While many riders may not think of what goes on behind the scenes to make their commutes happen, dozens of committed officials and professional staffers are committed to maintaining and growing public transportation in Northern Virginia.  

NVTC and VRE's History

The Northern Virginia Transportation Commission (NVTC) was founded in 1964. While it would be nearly three decades before VRE trains started rolling down the tracks, discussions surrounding a commuter rail system in Northern Virginia began soon after the General Assembly created the Northern Virginia Transportation District. The founding jurisdictions included Arlington and Fairfax Counties and the Cities of Alexandria, Falls Church and Fairfax. Loudon County joined in 1990.  

A 1984 feasibility study kicked off the formal planning stage. Two years later came the origination of the Potomac and Rappahannock Transportation Commission (PRTC), created, in part, to join with NVTC in launching VRE.

NVTC and VRE Today

To this day, NVTC and PRTC support and appoint members to the VRE Operations Board. The two Commissions jointly own all the assets, including the rolling stock and stations.  

The creation and ongoing support of VRE is an example of how NVTC (and PRTC) bring together elected officials from across Northern Virginia to make regional decisions to improve transportation. NVTC gives communities a voice and promotes cross-jurisdictional cooperation. That cooperation is evident in how Northern Virginia manages its relationship with Metro, speaking with one voice to ensure high-quality service across the region. NVTC is also active in planning for regional Bus Rapid Transit (BRT) systems and, through comprehensive data analysis, helps local systems find the best routes for their buses.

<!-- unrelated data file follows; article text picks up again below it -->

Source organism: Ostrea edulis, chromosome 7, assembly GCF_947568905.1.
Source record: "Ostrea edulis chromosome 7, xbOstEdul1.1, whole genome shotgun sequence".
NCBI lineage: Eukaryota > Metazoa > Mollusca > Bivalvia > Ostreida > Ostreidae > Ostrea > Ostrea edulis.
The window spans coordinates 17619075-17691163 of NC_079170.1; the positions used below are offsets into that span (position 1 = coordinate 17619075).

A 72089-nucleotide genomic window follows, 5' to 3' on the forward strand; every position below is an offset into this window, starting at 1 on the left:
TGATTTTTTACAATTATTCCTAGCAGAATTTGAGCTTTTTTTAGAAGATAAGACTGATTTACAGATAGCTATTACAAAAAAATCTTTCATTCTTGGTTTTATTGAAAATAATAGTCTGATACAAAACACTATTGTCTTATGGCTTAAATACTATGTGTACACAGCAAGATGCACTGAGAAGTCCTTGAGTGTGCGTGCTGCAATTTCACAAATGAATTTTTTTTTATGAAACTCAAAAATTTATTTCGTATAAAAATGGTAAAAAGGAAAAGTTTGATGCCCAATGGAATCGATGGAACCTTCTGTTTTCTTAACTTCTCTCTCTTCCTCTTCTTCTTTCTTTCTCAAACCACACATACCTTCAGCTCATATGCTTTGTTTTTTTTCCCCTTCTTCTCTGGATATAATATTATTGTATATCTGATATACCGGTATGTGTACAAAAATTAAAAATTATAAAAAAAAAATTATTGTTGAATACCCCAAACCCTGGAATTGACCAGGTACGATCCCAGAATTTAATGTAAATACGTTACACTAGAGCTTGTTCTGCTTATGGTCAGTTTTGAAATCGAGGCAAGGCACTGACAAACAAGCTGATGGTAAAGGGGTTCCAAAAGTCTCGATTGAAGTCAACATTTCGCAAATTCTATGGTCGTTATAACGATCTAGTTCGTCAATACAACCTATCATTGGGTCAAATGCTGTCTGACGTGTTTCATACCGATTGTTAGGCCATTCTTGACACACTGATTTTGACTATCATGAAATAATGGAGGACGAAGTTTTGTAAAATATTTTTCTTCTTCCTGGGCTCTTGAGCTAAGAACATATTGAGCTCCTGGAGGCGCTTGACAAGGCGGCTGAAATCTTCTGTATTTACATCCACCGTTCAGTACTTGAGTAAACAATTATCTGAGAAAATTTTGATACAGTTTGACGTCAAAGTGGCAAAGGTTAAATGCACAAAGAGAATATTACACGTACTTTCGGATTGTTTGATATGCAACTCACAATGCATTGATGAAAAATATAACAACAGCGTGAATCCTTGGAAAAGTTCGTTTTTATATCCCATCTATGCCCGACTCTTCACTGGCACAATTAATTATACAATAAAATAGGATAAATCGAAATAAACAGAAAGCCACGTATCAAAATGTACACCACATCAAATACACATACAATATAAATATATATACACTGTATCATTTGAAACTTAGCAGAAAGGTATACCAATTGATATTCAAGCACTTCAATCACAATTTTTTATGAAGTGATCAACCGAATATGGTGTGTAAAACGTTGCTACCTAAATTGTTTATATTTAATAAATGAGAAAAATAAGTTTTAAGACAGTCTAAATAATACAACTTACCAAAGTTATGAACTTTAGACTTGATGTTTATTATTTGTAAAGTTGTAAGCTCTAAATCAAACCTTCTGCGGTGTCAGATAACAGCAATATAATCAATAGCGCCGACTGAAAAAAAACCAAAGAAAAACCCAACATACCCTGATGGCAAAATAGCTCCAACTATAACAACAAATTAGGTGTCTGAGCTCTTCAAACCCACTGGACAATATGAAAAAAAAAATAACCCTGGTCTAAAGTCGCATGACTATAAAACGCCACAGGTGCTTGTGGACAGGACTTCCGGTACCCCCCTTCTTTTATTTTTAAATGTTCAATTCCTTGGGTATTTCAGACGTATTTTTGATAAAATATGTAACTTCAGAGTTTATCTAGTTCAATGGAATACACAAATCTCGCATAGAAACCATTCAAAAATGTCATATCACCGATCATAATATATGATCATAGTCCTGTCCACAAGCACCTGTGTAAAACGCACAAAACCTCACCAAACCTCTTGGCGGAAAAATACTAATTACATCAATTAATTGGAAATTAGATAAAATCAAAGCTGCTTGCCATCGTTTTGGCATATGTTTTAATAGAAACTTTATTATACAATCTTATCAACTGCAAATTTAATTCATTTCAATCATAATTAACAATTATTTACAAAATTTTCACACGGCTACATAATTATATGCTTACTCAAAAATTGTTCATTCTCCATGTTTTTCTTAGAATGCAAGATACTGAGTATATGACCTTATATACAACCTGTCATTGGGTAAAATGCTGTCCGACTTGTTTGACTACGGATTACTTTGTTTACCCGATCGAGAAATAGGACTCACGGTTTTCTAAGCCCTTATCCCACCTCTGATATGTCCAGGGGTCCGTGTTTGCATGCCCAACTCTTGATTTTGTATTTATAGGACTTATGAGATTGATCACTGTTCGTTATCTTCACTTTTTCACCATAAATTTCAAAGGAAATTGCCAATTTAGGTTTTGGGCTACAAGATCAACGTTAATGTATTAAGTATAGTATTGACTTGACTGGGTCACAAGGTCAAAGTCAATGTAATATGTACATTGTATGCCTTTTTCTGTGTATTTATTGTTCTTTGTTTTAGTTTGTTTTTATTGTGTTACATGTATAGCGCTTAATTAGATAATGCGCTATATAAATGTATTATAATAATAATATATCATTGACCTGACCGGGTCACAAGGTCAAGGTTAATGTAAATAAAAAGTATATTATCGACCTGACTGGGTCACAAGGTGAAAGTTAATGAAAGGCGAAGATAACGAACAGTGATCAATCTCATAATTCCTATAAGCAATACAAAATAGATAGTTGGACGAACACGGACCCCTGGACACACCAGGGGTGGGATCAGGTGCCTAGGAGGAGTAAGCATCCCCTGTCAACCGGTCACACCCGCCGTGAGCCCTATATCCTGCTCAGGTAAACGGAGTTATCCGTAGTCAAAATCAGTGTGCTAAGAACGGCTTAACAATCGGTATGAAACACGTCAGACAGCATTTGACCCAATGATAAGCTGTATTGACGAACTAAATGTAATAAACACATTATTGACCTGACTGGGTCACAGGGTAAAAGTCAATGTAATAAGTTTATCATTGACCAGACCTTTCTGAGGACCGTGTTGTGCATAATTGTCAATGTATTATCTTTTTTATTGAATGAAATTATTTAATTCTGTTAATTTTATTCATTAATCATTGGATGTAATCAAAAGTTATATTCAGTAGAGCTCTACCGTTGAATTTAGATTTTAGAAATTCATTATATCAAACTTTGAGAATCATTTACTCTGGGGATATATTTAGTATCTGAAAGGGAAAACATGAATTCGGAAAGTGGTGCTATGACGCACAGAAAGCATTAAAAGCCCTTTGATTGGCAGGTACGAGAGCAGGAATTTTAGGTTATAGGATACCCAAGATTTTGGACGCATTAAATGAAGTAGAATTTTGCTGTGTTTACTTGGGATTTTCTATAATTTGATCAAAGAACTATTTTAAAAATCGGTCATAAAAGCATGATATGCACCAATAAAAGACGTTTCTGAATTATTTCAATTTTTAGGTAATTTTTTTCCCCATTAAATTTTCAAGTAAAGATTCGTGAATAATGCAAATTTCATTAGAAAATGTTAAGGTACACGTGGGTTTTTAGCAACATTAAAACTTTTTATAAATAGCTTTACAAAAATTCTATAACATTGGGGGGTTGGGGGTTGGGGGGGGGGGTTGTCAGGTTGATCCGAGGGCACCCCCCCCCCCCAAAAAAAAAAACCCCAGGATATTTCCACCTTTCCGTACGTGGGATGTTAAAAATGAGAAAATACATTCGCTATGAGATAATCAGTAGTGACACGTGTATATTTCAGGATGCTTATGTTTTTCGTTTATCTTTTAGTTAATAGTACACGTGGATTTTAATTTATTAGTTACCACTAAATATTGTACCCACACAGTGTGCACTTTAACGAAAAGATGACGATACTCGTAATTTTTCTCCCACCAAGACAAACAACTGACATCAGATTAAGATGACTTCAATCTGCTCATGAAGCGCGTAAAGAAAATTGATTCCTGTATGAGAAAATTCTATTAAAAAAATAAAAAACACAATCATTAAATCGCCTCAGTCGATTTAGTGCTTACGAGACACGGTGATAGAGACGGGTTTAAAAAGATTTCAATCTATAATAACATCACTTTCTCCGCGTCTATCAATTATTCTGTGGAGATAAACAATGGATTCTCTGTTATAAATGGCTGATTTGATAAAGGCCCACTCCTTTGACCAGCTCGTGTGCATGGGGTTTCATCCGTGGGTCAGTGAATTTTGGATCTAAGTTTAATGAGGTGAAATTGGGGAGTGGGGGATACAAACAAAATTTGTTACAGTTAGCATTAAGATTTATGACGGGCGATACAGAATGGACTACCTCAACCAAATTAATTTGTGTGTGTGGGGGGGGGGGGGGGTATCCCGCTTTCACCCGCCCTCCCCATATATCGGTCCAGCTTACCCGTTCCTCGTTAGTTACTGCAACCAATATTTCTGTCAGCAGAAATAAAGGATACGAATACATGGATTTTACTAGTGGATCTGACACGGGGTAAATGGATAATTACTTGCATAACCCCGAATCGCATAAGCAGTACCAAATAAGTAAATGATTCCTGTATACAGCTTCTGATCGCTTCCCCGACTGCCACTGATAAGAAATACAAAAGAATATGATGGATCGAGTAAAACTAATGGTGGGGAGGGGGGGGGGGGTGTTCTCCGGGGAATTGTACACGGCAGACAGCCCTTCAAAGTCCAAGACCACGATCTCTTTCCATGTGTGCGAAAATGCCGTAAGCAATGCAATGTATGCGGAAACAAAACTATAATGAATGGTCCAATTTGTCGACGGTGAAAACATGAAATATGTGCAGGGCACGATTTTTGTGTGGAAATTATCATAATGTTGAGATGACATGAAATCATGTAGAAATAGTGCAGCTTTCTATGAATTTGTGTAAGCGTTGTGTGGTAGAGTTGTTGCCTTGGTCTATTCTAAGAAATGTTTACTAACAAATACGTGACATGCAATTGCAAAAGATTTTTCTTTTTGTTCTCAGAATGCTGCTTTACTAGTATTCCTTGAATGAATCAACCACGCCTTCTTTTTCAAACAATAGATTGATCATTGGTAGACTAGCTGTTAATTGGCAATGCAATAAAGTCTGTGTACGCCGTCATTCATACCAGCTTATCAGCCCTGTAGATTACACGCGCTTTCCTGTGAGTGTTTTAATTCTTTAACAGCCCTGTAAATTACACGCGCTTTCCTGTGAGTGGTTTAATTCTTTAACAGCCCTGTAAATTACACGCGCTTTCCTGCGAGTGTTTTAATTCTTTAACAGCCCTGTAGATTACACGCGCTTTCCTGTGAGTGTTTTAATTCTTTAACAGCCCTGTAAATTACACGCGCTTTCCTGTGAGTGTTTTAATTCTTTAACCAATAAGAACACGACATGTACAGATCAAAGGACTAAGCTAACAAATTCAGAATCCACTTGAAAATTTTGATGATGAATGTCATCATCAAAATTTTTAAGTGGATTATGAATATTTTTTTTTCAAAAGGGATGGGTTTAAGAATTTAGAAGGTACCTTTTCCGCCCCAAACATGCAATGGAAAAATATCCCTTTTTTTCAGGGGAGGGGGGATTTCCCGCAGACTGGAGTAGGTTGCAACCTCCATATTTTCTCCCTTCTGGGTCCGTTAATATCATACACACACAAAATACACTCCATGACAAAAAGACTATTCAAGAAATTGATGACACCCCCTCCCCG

It is no secret the Washington, DC Metropolitan region is one of the most traffic-congested areas in the country. While many Virginians choose to travel by rail to move about the region, it is important to offer a variety of modal options to get people to their destinations faster. But no one person, jurisdiction or agency can do it alone.

Created by the General Assembly in 2002, the Northern Virginia Transportation Authority (NVTA) works with jurisdictions and agencies across the region to prioritize and fund regional multimodal transportation investments that will reduce congestion and improve mobility in Northern Virginia as a whole, rather than just one jurisdiction or locality. In a rapidly growing metropolitan area, it truly takes a collaborative effort that looks beyond jurisdictional lines, to reduce congestion and get people home to loved ones faster.

NVTA’s member jurisdictions, comprising the four counties and five cities in Northern Virginia, are eligible to apply for funding to be allocated to transportation projects impacting the entire region. These member jurisdictions include the Counties of Fairfax, Loudoun, Arlington and Prince William, and the Cities of Alexandria, Fairfax, Falls Church, Manassas and Manassas Park. In addition, the five largest towns in Northern Virginia (Towns of Dumfries, Herndon, Leesburg, Purcellville and Vienna), transit agencies such as VRE and Metro, and selected Commonwealth of Virginia/regional agencies such as Virginia Department of Rail and Public Transportation (DRPT), may also apply.

In fact, on July 9th, NVTA adopted the FY2020-2025 Six Year Program, the Authority’s fifth funding program and the most competitive to date. $1.44 billion in multimodal transportation funding was requested by 13 Northern Virginia localities and agencies, including VRE and DRPT, with $539 million in Authority regional revenues available. The Authority unanimously voted to fund 21 of the 41 transportation projects submitted for funding consideration, for full or partial funding. VRE was awarded $15.8 million in regional revenue funds for the VRE Crystal City Station Improvements Project.

Additionally, another railway project in Northern Virginia, the Franconia-Springfield Passenger Rail Bypass, sponsored by DRPT, was awarded $22,958,821 in partial funding. Through the new funding Program, and four previously adopted funding programs, the Authority is investing more than $243 million in regionally significant rail projects located in Northern Virginia, benefitting the region at large.

From the counties and cities that make up the Northern Virginia region, to transportation and transit agencies, to advocacy groups, to the business community, to the citizens the Authority serves, NVTA thanks everyone involved for making this milestone happen. Through a collaborative and regional approach, together we’re addressing the region’s traffic woes and moving Northern Virginians forward.